Brontide is a coming-of-age story set in the coastal town of Taralune in Queensland. Exploring themes of racism, familial dynamics and modern masculinity, this story unfolds through a series of fictional interviews between McPherson and the four unique and interlinked adolescent boys at the centre of this narrative. Praised for its authentic dialogue and accessibility to younger audiences, Brontide is a hilarious and occasionally heart-wrenching story of growing up in country Australia.
Young adult books have the latitude to delight in experiments with form that are often denied to those in the adult market. Sue McPherson has taken full advantage of this and truly played with structure in her novel Brontide, a small marvel with a big heart. Despite its brevity, these pages hold a deceptively ambitious structure, told via interviews with four high school boys in a small Queensland town. These four voices ring out with irreverence, humour, pain and longing—their thoughts are presented unvarnished, resulting in big moments that are in turn hilarious, confronting and even heartbreaking. Utterly unpretentious, this is a hidden gem that would particularly appeal to reluctant teen—or even adult—readers who still want complex and nuanced storytelling. The book is not without flaws, but the reader is quickly swept up in a compelling narrative and few will leave dry-eyed.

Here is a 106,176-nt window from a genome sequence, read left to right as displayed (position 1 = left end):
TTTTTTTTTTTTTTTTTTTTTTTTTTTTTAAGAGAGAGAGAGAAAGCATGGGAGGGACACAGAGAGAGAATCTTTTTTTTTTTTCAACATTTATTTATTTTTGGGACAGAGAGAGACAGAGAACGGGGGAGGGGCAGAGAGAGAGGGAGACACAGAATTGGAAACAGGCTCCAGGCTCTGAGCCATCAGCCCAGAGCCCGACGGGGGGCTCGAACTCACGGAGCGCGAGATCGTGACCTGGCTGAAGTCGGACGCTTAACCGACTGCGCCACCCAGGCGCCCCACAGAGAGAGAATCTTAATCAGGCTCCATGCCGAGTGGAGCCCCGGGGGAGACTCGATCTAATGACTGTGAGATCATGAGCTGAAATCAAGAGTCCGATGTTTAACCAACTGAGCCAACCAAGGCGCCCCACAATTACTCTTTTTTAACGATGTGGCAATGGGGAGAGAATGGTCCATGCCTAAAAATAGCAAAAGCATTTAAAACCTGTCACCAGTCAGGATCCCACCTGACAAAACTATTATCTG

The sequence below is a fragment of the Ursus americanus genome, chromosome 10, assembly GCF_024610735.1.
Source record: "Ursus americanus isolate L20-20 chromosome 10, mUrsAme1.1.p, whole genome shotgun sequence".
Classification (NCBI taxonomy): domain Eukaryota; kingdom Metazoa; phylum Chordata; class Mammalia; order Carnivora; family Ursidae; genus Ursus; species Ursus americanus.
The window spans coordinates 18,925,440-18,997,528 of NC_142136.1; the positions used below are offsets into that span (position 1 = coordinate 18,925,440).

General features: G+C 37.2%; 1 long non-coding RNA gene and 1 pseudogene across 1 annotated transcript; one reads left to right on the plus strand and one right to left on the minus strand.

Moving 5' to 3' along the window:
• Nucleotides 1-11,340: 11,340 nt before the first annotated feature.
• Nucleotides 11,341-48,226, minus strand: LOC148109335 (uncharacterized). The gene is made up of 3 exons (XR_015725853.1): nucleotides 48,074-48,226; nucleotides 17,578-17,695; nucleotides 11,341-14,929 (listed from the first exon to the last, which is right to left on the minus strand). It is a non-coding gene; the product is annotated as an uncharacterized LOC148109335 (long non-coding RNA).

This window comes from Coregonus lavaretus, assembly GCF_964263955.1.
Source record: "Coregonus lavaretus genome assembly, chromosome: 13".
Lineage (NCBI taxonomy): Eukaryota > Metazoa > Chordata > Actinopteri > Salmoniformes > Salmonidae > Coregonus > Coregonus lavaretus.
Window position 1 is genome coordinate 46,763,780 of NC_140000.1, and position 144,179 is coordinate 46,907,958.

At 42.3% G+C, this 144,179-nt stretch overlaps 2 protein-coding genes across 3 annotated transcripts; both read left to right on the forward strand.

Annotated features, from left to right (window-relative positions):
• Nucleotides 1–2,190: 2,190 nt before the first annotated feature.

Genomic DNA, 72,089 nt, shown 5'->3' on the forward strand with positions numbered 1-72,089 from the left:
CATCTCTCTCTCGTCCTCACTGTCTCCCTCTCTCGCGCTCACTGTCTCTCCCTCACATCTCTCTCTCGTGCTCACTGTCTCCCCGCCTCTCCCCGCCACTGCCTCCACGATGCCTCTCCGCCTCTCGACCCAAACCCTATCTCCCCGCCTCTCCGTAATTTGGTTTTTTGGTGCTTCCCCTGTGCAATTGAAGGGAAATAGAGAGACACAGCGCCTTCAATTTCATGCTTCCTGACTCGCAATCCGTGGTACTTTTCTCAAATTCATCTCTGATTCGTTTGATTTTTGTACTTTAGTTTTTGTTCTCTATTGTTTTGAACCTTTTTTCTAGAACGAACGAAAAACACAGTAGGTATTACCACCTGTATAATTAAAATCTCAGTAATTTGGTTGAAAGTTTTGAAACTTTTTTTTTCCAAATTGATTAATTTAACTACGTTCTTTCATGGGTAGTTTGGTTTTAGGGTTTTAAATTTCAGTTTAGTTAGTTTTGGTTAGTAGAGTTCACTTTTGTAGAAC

About the author
Sue McPherson is a visual artist living in Eumundi, Queensland. She was born in Sydney to an Aboriginal mother, from Wiradjuri country. Sue was adopted into the McPherson family, landowners from the Batlow area in New South Wales, when she was very young. A weekend writing workshop inspired Sue to join a writers’ group and commit to writing a young adults novel, Grace Beside Me which won the kuril dhagun Indigenous Writing Competition through the State Library of Queensland.